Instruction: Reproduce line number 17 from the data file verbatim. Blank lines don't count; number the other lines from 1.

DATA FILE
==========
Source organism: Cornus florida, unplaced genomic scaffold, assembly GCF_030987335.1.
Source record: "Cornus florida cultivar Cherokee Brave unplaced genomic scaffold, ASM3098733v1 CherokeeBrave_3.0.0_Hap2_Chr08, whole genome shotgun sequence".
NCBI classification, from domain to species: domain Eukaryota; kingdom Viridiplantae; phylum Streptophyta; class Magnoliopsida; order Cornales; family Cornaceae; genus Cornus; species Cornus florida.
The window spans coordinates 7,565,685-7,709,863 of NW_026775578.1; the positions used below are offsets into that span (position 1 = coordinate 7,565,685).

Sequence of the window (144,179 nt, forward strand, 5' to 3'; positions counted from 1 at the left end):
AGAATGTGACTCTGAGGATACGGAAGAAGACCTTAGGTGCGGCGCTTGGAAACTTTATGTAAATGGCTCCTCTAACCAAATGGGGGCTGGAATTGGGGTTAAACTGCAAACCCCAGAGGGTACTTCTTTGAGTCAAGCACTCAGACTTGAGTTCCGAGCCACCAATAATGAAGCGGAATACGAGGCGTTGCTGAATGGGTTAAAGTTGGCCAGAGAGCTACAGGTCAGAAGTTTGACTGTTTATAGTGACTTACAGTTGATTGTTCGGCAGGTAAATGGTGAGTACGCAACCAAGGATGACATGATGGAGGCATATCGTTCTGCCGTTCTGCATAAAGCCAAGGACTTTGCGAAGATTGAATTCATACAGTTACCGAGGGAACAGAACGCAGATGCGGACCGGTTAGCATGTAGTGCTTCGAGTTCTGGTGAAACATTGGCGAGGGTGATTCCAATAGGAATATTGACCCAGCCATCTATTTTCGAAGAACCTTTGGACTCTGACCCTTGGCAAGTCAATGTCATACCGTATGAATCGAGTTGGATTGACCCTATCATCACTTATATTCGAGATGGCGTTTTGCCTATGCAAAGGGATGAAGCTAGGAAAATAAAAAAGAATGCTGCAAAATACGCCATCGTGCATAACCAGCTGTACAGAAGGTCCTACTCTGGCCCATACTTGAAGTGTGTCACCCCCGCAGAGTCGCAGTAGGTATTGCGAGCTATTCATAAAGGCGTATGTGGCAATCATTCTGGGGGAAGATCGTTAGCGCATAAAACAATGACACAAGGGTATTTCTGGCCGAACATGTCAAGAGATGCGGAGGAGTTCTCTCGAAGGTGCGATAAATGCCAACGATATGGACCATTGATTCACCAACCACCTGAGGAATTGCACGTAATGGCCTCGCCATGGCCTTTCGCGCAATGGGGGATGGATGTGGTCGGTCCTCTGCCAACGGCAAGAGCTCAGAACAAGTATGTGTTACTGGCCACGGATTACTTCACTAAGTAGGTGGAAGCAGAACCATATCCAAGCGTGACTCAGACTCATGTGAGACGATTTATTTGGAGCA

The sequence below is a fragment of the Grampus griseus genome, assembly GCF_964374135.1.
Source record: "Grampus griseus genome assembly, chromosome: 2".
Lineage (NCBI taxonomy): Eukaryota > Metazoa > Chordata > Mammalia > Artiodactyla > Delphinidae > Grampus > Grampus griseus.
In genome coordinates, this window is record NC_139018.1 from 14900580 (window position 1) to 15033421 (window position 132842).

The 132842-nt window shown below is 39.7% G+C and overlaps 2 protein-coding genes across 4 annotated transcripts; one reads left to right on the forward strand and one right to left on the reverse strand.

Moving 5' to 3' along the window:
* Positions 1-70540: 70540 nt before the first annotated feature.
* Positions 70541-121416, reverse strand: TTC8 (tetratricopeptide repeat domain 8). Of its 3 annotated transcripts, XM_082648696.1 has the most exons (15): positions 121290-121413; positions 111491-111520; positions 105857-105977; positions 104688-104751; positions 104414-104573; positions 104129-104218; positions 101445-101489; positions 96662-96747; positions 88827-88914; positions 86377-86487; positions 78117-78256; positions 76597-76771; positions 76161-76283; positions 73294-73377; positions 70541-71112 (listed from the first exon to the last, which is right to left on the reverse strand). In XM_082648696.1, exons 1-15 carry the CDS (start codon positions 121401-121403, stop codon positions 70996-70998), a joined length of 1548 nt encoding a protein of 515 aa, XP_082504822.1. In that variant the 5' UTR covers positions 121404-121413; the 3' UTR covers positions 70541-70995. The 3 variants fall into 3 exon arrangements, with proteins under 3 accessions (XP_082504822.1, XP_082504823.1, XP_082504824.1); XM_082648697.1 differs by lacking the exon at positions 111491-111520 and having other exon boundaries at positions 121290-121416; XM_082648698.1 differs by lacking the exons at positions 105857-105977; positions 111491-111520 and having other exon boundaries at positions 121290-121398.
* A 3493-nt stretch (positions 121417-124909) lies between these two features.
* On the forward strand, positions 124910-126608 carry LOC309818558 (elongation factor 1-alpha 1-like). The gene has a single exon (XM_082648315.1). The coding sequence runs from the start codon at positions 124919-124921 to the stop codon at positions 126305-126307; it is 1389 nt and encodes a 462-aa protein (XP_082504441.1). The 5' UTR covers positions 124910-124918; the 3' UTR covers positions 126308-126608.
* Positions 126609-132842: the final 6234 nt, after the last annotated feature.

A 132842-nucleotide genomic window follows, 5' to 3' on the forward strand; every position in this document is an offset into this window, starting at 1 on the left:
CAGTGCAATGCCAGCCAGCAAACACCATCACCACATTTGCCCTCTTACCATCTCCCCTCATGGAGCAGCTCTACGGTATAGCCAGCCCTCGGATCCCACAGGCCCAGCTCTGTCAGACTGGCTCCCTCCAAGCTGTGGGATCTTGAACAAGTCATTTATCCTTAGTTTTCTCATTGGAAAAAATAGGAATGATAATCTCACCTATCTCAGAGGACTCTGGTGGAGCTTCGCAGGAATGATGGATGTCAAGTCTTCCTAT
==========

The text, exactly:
* Positions 126609-132842: the final 6234 nt, after the last annotated feature.